OLPC’s Real Legacy
This week's announcement that OLPC's conceptual XO-3 tablet computer design would launch late this year, brings the OLPC initiative full circle. It's original vision inadvertently ignited the netbook market for lo-fi, connected computers which in turn begat Chrome OS and iPad, culminating in OLPC's closing the loop with its own tablet.
Ironically, the original XO-1 was at times more popular amongst geeks than the populations of countries that OLPC sought to assist.
What began as an altruistic venture eventually morphed into a hyper-fetished, high-margin Apple product; it's great to see OLPC re-orienting itself in activism once more.
The XO-3, based on Marvell technology and a 9" glass display, will purportedly ship before the end of the year, at a cost of $75.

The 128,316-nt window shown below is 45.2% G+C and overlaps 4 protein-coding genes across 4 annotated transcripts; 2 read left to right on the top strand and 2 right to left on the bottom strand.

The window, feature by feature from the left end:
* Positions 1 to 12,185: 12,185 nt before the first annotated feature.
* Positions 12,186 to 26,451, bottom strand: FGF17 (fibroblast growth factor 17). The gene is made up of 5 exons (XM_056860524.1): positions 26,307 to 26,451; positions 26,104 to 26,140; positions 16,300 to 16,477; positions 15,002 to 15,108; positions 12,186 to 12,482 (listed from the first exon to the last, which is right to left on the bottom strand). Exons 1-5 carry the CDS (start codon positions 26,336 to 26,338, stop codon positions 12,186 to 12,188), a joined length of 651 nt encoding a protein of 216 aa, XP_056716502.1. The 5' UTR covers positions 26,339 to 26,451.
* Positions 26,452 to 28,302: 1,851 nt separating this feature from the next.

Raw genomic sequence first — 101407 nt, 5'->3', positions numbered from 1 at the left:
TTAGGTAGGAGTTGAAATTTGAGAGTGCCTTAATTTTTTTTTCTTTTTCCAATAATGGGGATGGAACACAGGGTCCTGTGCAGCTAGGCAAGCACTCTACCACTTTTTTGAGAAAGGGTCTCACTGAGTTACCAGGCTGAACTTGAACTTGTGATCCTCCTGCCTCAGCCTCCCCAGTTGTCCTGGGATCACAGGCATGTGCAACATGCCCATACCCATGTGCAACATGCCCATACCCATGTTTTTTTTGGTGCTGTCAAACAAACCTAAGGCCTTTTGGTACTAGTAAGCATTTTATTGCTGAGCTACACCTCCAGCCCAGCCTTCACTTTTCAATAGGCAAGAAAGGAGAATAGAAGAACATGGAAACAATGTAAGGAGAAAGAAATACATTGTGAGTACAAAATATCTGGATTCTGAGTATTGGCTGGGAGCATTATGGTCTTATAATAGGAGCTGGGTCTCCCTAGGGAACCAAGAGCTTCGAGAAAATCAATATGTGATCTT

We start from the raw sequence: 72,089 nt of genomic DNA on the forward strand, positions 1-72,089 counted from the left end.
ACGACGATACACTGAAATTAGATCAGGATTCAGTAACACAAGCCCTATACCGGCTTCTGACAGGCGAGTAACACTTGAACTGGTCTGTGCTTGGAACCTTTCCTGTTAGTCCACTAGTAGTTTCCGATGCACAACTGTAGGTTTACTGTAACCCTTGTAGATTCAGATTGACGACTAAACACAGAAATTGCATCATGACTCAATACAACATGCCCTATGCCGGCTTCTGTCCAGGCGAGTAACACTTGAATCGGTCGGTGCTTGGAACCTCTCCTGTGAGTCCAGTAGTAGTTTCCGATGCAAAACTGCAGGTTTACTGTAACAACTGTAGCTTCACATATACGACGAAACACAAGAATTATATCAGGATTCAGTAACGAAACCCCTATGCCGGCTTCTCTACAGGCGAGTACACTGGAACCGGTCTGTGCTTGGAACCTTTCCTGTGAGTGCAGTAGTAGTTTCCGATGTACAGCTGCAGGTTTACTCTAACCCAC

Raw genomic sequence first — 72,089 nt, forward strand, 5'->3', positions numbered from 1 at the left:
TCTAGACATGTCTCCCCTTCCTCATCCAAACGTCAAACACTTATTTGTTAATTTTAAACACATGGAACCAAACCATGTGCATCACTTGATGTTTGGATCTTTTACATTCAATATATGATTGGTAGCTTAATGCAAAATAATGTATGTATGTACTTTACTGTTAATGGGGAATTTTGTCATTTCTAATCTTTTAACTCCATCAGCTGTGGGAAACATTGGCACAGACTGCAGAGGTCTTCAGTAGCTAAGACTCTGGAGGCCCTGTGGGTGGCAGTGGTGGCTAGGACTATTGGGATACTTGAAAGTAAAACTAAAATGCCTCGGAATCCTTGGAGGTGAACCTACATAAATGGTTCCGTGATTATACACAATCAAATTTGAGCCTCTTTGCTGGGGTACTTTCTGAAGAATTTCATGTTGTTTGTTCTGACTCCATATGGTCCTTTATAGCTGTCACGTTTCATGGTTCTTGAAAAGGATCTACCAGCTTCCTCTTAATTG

It's easy to poke fun at Negroponte's management style, OLPC's layoffs and delays or it's flawed educational model, but perhaps the real legacy of OLPC has been in setting the tone and vision of low-cost portable computing; influencing the likes of Google, Microsoft, Intel and Apple is no mean feat.
OLPC's gravitational effect on the industry's giants may sometimes be imperceptible, but it's role as a global advocacy power and concept hothouse has pulled them all towards its vision.